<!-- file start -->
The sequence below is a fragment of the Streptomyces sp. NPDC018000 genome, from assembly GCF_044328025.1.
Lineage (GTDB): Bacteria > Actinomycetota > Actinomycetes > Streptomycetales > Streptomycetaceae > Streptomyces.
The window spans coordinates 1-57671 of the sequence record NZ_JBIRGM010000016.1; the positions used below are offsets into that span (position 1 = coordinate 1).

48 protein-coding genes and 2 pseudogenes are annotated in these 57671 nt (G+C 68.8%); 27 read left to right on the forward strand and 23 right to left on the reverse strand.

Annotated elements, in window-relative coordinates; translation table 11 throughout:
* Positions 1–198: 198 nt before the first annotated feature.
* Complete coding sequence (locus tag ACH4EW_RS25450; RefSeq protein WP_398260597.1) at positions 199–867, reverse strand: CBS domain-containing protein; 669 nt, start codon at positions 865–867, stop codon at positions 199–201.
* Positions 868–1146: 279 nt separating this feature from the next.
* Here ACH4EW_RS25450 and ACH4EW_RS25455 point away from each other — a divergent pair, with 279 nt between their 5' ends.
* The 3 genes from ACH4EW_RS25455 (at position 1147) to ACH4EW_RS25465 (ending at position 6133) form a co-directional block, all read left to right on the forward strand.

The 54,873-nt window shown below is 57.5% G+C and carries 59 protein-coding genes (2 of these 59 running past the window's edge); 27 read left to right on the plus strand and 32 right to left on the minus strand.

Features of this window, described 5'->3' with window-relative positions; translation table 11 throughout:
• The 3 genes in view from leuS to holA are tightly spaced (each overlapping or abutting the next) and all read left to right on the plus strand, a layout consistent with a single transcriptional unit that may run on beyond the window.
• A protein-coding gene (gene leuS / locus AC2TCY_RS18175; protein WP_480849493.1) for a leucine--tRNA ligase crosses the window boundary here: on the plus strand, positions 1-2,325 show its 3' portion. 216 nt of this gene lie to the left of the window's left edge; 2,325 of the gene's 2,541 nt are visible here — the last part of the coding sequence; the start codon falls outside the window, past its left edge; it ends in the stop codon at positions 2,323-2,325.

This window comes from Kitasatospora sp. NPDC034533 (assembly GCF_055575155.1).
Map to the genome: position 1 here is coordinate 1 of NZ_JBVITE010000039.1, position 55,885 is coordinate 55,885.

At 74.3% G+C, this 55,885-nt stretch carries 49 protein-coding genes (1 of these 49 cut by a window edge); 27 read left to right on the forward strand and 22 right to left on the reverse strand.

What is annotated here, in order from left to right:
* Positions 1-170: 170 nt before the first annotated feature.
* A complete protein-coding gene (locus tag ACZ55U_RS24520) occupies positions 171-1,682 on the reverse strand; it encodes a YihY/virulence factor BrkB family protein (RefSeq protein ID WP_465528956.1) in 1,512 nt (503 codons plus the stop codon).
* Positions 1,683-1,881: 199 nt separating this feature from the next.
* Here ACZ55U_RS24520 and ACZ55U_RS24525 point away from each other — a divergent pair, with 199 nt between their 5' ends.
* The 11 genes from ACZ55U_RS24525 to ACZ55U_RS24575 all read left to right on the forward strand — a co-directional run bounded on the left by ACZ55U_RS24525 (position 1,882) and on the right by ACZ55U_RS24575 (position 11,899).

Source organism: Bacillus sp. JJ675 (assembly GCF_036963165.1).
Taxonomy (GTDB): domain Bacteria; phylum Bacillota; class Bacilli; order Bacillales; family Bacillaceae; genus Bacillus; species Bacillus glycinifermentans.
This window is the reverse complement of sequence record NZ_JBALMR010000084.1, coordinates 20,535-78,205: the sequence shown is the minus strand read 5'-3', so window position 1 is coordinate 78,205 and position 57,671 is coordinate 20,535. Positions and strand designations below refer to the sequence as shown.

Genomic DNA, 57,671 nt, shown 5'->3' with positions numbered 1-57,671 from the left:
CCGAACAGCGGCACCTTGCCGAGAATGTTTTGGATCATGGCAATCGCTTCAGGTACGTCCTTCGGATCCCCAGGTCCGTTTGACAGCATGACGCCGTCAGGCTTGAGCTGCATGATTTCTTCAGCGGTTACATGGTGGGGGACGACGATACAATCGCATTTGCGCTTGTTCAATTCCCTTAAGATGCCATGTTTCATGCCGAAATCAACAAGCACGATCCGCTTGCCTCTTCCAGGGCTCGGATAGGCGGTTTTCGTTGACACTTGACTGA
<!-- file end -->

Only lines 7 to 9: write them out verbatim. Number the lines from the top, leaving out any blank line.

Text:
* Complete coding sequence (locus tag ACH4EW_RS25450; RefSeq protein WP_398260597.1) at positions 199–867, reverse strand: CBS domain-containing protein; 669 nt, start codon at positions 865–867, stop codon at positions 199–201.
* Positions 868–1146: 279 nt separating this feature from the next.
* Here ACH4EW_RS25450 and ACH4EW_RS25455 point away from each other — a divergent pair, with 279 nt between their 5' ends.